The 1990s was a weird time. Although countless young enthusiasts were customizing Japanese cars already, they operated outside the purview of mainstream publications, seen as a fad that would quickly fade. And what kind of Japanese customs did the car mags fall over themselves to cover? Cars like Harry Bentley Bradley’s Infiniti J30. The renowned designer’s creation definitely sprang from a different culture, but it made quite a splash in the world of paper media. And now, that piece of history can be yours.
Bradley was a legit car designer, working at General Motors’ Advanced Design Center in the early 1960s. However, the California native had witnessed the hot rod and kustom culture first-hand, and it was his artwork for magazines like Street Rodder, Custom Rodder, Rod & Custom and so on, penned under a pseudonym, that made him a star.
In the late 60s, he left GM and went to work for Mattel, where a new line of diecast cars was about to take form. Bradley put his eye for cool customs to good use, creating most of the cars in the original 1968 Hot Wheels lineup and launching a toy car dynasty in the process. His other works include a 1951 Chevy called the La Jolla, the real-life Deora that was also made into a Hot Wheels, the Oscar Mayer Wienermobile, and many more.
What almost all publications focused on the autorama era leave out of Bradley’s oeuvre, however, is his 1993 Infiniti J30. Many claim that Bradley’s final project was a 1940 Mercury called Afterglow, which he sketched in 1993. Bradley would later do one last Pontiac project for a friend in 2010, but the Infiniti was built at the tail end of his active period when the car was fresh off the lot. Strangely enough it’s largely forgotten now, even though titles from Custom Rodder to one of the major Car & Track titles devoted full spreads to it back in the day.
Bradley said he was enamored with the J30’s rounded profile, especially the rear, but thought the factory body was too plain. So he had legendary hot rod painter Butch Brinza add lavender and red streamers wrapping around the nose, hood, sides, mirrors, and rear flanks. Billet aluminum discs machined covered the wheels, while faux side pipes lay along the rocker panels.
“I like chrome because it suggests quality,” Bradley wrote for Custom Rodder when they profiled the car in 1995. “The side pipes are really a way of suggesting frame rails — this gives the car a ‘genuine’ quality. Cars are so disguised with plastic and paint today that they don’t seem to be real automobiles — just appliances.”
Perhaps the J30’s most controversial styling point was the shark fin on the trunk. Bradley said the back was too round, and needed “energy and elegance”. In period the taillights were replaced with an entire smoked taillight bar, but stock lenses appear to have found their way back to the car.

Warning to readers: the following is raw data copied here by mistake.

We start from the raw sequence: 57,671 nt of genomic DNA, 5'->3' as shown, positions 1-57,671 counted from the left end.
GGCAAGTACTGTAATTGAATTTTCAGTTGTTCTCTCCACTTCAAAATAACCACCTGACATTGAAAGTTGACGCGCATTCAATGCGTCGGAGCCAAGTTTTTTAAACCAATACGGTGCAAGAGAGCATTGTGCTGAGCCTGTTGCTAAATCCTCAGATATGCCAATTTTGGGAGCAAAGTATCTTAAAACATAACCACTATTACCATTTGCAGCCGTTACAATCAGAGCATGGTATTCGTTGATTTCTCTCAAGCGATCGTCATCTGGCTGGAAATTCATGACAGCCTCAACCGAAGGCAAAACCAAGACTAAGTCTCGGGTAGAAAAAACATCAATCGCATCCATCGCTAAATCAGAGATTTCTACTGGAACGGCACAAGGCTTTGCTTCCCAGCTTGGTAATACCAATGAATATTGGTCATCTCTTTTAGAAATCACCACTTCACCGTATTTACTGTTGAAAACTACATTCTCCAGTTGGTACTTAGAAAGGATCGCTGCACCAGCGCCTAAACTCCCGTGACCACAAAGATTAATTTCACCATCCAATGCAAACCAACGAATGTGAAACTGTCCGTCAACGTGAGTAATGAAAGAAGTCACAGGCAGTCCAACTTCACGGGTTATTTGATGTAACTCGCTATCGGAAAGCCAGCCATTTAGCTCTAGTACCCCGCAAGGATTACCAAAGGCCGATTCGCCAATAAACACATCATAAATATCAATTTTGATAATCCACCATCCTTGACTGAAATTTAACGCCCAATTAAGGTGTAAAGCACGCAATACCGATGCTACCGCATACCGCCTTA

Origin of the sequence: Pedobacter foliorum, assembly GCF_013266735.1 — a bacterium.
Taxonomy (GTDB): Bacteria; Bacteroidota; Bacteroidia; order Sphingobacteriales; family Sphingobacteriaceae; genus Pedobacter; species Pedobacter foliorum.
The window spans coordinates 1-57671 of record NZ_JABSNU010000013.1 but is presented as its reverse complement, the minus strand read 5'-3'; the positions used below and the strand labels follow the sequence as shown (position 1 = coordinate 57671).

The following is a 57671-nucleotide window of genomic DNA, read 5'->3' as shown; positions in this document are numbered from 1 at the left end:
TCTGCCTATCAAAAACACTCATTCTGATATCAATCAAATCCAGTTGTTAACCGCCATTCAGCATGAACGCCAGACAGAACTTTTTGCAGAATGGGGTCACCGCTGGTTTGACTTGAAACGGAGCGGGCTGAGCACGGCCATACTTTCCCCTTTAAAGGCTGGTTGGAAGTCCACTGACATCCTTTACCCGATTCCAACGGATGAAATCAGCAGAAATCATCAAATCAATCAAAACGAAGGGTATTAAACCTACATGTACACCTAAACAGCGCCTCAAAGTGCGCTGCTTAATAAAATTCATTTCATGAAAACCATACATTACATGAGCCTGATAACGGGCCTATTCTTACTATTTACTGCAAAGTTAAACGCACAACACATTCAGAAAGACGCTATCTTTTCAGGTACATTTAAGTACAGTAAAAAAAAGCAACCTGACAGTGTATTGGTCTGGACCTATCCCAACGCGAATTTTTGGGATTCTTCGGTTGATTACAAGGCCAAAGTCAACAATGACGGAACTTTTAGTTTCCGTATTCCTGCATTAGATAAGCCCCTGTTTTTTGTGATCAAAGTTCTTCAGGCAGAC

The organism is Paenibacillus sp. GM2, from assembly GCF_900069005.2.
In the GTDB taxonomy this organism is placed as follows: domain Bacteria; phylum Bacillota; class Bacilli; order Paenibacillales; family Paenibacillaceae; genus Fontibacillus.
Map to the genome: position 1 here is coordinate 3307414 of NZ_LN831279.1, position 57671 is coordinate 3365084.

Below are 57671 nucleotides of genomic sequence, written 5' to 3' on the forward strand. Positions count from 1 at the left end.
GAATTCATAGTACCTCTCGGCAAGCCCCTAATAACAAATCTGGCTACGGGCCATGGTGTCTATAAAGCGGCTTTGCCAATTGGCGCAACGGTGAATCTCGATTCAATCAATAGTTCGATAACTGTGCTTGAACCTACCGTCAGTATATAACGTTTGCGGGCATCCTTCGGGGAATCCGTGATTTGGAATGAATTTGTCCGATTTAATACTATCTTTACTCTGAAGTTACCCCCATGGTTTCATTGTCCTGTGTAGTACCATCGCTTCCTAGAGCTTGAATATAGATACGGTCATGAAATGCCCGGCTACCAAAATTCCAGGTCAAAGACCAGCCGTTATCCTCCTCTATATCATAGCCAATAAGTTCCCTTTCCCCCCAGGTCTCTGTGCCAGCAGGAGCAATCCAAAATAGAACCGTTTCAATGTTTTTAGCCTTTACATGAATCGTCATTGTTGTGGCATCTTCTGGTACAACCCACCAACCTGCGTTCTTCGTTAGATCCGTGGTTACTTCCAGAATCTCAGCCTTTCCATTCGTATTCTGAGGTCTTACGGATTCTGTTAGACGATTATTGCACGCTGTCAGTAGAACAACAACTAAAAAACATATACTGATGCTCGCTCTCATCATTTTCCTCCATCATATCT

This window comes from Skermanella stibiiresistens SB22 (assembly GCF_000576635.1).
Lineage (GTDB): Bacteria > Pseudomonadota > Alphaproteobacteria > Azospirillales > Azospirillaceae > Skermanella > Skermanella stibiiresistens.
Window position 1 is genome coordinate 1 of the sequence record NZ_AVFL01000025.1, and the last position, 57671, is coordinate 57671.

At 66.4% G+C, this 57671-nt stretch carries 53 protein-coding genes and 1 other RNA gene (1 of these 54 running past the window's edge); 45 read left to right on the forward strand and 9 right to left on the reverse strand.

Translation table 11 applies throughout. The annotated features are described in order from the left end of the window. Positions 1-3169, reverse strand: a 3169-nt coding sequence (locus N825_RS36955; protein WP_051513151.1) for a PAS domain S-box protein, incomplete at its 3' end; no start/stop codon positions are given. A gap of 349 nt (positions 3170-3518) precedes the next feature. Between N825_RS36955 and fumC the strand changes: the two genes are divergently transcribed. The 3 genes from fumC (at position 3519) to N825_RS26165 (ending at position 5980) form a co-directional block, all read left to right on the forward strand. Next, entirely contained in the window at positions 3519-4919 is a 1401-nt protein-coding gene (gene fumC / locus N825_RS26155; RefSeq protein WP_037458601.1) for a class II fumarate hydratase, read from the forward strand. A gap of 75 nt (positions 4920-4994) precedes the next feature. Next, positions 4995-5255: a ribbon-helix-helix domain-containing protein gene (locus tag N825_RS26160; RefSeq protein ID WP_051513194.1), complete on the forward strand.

The armrests too were supposed to have been custom units designed by Bradley and made by famed interior fabricator Warren Morimoto, but they appear to have been returned to factory spec at some point. About the only mods this custom shares with anything going on in the tuner world at the time are Eibach lowering springs and shaved exterior door handles.
It came as quite a shock in the 90s when such a well-known artist in the American hot rod and custom car scene debuted an Infiniti. “Back then [in the 50s] it was all instinct. Every custom car was amazing and bold.” Bradley explained in Custom Rodder. “Today… we’re customizing the same cars over and over… years ago customizing a new car was no big deal. Probably half the customs throughout the Fifties were new or nearly new cars. But today, nobody touches a late-model automobile.”
It’s not clear how the car wound up in the hands of what appears to be a junkyard or maybe just a large grassy field in Hanover, Pennsylvania. The odometer shows just 69,995 miles and the interior is in mostly good shape. It just needs a little cleaning. The seller doesn’t appear to know the history of the car, and does not mention Bradley in its description. It’s said to run great. If you want the car you can buy it on Facebook Marketplace for $5,000. That’s not a bad price for a fairly well-kept Infiniti J30, if you don’t mind Bradley’s personal style.
“Why’d I do it? Just to prove a new car can be a famous custom. To generate a little controversy,” Bradley wrote in 1995. “Yeah, it’s a late model, four-door Japanese sedan, but it’s a car, man, and I’m having a ball with it every day.”
Additional Images, Facebook Marketplace: